It reminds of Apple gadgets from whichever angle you look and in fact looks like it’s made of dozens of iPads. A major project of the late Apple CEO Steve Jobs, the big, luxury yacht Venus finally set sail in Aalsmeer, the Netherlands.
Job’s widow Laurene Powell Jobs and their three children attended the christening of the ship.
Steve Jobs had been working on this ship for a long time and said it was a very important thing for him to do. Even though he knew he did not have much time left to live, and that he possibly wouldn’t see his brainchild completed, he’d still work on applying some of Apple's design and technology characteristics to the construction of the ship.
“I know that it’s possible I will die and leave Laurene with a half-built boat,” he told his biographer Walter Isaacson, “But I have to keep going on it. If I don’t, it’s an admission that I’m about to die.”
Jobs was involved in the project together with famed French designer Philippe Starck and Dutch shipbuilder Feadship. Venus consists of an aluminum-hull and is some 70-80 meters in length. Her cabin is equipped with seven 27-inch iMacs lined up in the wheelhouse to aid in the controls of the ship – a record number. Constructors also used the same glass featured in Apple gadgets for the boat’s glass detailing.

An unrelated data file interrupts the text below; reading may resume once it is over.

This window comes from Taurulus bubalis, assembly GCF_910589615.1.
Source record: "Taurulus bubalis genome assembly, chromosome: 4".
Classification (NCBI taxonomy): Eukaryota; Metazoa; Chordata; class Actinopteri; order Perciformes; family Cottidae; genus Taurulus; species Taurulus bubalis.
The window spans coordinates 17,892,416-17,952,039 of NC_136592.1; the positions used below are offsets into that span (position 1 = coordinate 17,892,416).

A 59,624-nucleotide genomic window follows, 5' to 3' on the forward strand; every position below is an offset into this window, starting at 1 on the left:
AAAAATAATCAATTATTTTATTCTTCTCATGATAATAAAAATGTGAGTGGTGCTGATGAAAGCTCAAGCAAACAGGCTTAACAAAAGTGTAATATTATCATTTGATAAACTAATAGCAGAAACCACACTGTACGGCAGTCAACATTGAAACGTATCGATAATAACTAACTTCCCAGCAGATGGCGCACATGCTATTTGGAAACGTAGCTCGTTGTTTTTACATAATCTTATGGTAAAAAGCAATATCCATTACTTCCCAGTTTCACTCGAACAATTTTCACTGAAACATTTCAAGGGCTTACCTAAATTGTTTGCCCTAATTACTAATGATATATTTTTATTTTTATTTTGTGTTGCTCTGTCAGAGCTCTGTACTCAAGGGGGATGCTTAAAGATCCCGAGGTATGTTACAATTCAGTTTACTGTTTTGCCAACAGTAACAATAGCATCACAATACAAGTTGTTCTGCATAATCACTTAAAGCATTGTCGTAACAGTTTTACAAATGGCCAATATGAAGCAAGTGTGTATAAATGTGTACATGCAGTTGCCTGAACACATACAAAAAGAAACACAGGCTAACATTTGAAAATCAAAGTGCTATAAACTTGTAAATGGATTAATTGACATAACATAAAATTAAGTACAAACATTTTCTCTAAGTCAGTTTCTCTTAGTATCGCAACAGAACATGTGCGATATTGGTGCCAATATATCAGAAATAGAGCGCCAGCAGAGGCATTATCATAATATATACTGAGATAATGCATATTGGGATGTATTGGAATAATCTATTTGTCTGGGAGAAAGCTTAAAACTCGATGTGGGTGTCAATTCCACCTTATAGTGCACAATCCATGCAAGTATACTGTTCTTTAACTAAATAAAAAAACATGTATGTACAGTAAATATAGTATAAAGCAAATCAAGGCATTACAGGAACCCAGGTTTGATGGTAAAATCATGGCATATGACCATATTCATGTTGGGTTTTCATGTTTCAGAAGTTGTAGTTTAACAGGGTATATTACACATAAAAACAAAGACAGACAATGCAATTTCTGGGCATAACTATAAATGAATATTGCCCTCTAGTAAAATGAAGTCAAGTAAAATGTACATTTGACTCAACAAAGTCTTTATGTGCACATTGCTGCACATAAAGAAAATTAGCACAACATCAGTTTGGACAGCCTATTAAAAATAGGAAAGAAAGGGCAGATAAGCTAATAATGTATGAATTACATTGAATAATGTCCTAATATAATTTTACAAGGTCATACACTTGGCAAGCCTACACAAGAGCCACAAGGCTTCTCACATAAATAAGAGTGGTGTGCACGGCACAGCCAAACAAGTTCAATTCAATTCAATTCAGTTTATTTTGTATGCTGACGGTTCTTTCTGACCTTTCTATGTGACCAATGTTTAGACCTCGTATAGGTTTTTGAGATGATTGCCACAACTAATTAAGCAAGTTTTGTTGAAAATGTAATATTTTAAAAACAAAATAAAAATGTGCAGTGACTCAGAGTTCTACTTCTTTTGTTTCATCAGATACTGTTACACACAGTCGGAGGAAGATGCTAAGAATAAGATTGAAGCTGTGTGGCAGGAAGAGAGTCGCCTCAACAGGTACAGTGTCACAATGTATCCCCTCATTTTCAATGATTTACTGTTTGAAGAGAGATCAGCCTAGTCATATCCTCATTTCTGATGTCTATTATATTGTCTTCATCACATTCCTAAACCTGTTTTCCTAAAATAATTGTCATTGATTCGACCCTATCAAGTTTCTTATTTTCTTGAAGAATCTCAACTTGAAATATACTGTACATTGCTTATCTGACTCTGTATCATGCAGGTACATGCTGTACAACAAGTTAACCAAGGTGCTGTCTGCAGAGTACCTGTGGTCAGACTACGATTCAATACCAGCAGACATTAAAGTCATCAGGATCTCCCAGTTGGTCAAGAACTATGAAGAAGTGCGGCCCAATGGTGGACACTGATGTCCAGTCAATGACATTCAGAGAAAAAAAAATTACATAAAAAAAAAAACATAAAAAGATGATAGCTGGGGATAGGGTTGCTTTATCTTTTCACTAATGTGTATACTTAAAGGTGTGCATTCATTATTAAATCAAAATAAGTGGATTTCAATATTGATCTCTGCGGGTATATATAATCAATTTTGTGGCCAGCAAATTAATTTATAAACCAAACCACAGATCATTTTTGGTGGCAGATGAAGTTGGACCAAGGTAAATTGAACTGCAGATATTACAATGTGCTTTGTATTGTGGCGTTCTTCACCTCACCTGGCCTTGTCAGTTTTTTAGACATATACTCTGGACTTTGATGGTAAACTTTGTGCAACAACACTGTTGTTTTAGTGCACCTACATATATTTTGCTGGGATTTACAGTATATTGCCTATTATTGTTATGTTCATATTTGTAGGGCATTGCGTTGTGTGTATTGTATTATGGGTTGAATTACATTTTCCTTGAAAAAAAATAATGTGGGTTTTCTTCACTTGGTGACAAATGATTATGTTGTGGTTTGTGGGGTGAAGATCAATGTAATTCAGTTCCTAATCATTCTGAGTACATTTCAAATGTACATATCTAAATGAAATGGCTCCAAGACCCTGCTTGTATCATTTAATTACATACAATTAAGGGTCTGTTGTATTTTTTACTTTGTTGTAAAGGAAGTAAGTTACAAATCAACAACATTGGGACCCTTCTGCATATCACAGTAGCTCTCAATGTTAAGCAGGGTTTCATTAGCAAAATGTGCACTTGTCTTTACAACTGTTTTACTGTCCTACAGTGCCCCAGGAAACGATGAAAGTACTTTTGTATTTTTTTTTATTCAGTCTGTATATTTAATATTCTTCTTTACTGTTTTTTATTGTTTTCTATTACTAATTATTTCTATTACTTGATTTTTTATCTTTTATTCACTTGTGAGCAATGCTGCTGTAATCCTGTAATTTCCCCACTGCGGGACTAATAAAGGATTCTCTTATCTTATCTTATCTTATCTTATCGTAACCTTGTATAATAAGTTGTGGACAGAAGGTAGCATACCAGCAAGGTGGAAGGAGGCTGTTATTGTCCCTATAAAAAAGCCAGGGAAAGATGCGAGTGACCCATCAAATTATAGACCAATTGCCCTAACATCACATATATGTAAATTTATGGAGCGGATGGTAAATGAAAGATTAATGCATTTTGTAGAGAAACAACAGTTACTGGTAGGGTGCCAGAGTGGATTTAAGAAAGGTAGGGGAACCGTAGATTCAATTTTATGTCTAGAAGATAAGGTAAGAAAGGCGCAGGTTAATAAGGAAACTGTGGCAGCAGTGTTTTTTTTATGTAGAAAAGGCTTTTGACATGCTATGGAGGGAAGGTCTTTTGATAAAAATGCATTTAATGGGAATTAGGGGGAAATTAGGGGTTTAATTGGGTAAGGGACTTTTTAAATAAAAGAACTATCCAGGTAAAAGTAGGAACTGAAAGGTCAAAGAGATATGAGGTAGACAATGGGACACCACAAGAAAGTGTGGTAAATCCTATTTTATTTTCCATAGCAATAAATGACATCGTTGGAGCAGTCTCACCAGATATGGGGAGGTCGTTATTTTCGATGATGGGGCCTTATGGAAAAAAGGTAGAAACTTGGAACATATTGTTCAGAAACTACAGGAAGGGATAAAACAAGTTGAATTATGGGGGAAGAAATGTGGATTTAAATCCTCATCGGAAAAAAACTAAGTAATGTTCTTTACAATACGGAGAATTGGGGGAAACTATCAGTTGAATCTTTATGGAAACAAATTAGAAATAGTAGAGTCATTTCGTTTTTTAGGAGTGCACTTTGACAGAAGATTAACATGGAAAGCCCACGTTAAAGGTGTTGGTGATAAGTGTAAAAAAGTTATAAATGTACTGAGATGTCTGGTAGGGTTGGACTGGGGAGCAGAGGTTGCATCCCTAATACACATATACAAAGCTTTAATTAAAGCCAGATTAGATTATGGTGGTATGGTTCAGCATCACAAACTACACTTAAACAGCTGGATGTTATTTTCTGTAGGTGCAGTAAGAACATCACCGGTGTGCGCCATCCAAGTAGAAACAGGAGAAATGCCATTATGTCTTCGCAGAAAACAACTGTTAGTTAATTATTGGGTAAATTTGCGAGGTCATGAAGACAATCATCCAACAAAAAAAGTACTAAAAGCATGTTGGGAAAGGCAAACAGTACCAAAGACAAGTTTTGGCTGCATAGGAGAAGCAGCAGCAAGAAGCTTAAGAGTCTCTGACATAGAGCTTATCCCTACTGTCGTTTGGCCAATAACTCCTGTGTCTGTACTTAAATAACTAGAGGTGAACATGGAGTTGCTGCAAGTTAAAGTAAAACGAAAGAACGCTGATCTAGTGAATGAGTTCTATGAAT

Speaking to the BBC about the vessel, Starck said, “Steve and I shared the same idea about the elegance of the minimal, the elegance of work well done,” at the same time saying that it does “look strange for a boat.”
The yacht was described by Walter Isaacson, who wrote about the boat in his 2011 Steve Jobs’ biography.
"As at an Apple store, the cabin windows were large panes, almost floor to ceiling, and the main living area was designed to have walls of glass that were forty feet long and ten feet high. He had gotten the chief engineer of the Apple stores to design a special glass that was able to provide structural support. By then the boat was under construction by the Dutch custom yacht builders Feadship, but Jobs was still fiddling with the design."
The completion of the yacht prompted dispute regarding its future fate. It is yet to be seen whether the Jobs family will keep the vessel for themselves, rent it or sell it off.